Welcome to the most elevated/underrated country in South America. With its colorful market towns, sky high mountains and steamy Amazonian jungle, Bolivia is a mind-bending country.
Walk the shores of the world’s highest navigable lake or immerse yourself in the atmosphere of Bolivia’s lively mountain cities. Because it is relatively new to the tourism world, Bolivia’s essence remains refreshingly untouched.
Need another reason to convince you? Bolivia is also by far the cheapest country on the continent. Read on to see why Bolivia should be on your country short list.
Read on for our Bolivia cheap travel guide!
Region: South America
Capitals: La Paz and Sucre
Population: 11 500 000
Languages: Spanish, Quechua
Gaze at the marvelous Salar de Uyuni, one of many otherwordly landscapes you may encounter in Bolivia.
Bathe in the incredible biodiversity of the Amazon Rainforest, but watch where you step!
Travel back in time at Torotoro National Park and walk alongside million years old dinosaur footprints.
Experience a lively blend of cultures in the the vivacious high altitude capital city of La Paz.
When it comes to dirt cheap travel, the prices in Bolivia are hard to beat. You’ll be amazed at what you can afford to do on a small budget. Enjoy street food for $1 or recharge in a private room for $6. Like in many developing countries, haggling is the key to fair pricing, especially for the sunscreen-bearing tourist. Slow travelers will appreciate the low costs as they spend months exploring Bolivia’s diversity. Ever dreamed of climbing Everest? Bolivia just might be the closest you’ll get. At just over $100, Huayna Potosi is by far the cheapest 6000m+ mountain in the world. We predict that for a few years at least, Bolivia will remain a low budget traveler’s paradise.
Want to be hit straight by the high altitude and low oxygen levels of the Andes? Do like us and schedule your flight directly to La Paz’s El Alto airport (LPB). At a whopping 4000m, it is one of the world’s highest airports. You’ll be welcomed by an arid climate and the unique chance to feel like someone who’s smoked two packs of cigarettes per day all his life. Want to be welcomed by a semi-topical climate, delicious food and Bolivia’s cheapest place to see wildlife while saving money on your flight instead? Fly into Santa Cruz de la Sierra’s Viru Viru airport (VVI), Bolivia’s cosmopolitan metropolis. Regardless of your choice, flights are likely going to be the most expensive part of your trip, so be sure to choose wisely.
Bolivia poses low risk for tourists traveling off the beaten path. Unlike some countries, this government isn’t interested in capturing tourists for leverage and the wilderness isn’t littered by land mines. Petty theft, however, is a thing and unattended luggage is particularly vulnerable. Surprisingly, the biggest threat to us came in the form of near constant food poisoning and altitude sickness. So much that Cass had to visit a doctor at one point. Thank goodness we had traveler’s insurance. We recommend always getting insurance when you travel especially if, like us, you enjoy a little adrenaline rush abroad. Click here to learn about the best budget travel insurance.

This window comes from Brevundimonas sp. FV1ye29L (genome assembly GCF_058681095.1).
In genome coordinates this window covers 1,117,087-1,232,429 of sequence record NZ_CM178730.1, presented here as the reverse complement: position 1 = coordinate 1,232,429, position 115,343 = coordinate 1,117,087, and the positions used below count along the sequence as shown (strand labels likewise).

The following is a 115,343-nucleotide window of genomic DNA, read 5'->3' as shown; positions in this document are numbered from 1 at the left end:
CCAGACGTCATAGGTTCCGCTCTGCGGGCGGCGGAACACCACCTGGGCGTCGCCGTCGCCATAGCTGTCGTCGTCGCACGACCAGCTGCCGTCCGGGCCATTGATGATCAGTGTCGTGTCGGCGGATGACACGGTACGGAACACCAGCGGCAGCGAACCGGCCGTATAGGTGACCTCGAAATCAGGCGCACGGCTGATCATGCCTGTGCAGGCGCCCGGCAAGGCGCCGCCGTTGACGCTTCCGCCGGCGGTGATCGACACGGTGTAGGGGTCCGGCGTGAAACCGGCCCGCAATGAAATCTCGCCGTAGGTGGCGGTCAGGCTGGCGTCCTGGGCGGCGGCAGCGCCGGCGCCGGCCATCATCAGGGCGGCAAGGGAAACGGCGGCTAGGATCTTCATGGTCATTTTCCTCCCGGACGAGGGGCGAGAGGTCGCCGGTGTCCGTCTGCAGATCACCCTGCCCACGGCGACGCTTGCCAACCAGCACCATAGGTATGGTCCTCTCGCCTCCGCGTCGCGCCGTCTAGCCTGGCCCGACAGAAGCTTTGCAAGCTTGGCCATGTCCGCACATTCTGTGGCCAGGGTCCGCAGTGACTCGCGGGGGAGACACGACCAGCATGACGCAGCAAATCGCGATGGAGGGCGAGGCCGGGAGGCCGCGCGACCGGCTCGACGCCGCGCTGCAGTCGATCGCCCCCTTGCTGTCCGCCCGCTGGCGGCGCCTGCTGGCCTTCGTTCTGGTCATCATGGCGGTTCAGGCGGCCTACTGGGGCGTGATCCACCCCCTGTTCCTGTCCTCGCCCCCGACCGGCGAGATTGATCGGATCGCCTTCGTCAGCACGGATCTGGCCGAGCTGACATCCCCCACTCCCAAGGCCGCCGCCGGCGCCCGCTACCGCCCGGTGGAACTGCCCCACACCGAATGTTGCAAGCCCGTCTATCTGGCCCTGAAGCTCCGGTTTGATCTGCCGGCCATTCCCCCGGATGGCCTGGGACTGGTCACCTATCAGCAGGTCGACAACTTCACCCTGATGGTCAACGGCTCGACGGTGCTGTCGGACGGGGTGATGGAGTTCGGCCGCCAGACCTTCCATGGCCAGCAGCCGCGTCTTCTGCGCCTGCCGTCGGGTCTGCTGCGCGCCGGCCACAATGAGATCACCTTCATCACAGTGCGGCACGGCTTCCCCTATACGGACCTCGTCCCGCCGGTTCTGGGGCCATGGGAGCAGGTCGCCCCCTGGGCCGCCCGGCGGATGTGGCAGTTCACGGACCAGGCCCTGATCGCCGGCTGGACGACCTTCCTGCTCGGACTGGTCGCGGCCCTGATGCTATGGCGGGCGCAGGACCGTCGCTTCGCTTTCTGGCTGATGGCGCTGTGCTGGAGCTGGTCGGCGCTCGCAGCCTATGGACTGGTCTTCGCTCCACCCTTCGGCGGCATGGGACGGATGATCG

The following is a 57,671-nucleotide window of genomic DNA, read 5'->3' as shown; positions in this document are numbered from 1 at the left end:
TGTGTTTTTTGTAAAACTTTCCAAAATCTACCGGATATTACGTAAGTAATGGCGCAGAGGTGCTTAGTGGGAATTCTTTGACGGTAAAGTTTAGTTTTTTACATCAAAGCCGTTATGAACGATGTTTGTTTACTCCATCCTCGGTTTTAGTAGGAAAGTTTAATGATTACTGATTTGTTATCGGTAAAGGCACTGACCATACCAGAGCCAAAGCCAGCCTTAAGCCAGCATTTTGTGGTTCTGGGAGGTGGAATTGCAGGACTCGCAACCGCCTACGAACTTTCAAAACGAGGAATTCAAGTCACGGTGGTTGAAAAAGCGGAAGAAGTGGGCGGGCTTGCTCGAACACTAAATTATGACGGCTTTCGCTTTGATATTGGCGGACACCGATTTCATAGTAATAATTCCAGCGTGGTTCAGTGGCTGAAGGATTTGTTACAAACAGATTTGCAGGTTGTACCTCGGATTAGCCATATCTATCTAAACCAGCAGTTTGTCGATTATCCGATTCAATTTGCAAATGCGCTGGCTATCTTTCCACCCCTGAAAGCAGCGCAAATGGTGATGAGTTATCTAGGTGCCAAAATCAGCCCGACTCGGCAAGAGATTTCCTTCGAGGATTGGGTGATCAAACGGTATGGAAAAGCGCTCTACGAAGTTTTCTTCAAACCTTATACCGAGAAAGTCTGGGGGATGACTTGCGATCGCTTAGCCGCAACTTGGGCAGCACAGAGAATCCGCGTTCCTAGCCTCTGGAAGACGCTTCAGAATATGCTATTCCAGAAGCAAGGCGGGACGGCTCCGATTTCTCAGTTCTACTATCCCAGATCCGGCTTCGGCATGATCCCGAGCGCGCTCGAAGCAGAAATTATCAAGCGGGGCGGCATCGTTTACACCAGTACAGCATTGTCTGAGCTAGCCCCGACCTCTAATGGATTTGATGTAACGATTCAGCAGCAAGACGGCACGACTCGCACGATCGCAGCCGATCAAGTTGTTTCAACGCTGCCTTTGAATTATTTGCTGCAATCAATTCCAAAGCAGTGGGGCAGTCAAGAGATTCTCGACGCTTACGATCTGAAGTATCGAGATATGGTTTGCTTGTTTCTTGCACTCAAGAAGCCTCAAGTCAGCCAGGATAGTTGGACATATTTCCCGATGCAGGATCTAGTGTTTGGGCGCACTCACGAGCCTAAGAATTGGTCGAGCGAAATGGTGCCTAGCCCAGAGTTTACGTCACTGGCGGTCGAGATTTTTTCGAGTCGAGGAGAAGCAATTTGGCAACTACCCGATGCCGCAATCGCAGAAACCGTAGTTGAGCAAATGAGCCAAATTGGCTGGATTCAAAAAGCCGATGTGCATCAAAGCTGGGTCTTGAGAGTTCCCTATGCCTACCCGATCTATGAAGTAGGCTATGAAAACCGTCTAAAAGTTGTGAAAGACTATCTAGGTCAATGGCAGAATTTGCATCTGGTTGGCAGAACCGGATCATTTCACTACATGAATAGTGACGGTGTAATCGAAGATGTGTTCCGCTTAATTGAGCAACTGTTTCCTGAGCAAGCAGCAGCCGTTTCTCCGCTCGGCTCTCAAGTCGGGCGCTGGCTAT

When to go
Bolivia has two distinct seasons : dry and rainy. Most people opt toward the dry climate between May and October, where you can traverse the country without getting soggy. The predictable weather makes overland travel simpler. This time period is Bolivia’s winter, so temperatures in the highlands will be chillier than in the summer months of November through March. In the jungle, temperatures vary from scorching hot to inferno. Prices will be lower during the rainy season, and you’ll experience fewer tourists. Our advice? Go during the shoulder season of October through November, and enjoy lower prices and fewer tourists without the daily downpours.
Why we love Bolivia
One thing we agree on is our aversion to tours and, particularly, resorts. In some of the most popular countries we travel to, we are often left wondering how much of what we experience is authentic to the country’s cultural heritage, and what is staged for tourists. Bolivia, however, is definitely more raw. Withdrawn in its own time capsule, most of the country caters to the adventurous who like to be challenged. While the word might be spreading, Bolivia remains a genuine off the beaten path destination, as long as you’re willing to take the extra side step. The rich cultural heritage is humbling to behold. Add to the mix Bolivia’s often surreal landscapes and dirt cheap costs and you’ll wonder why you haven’t been yet.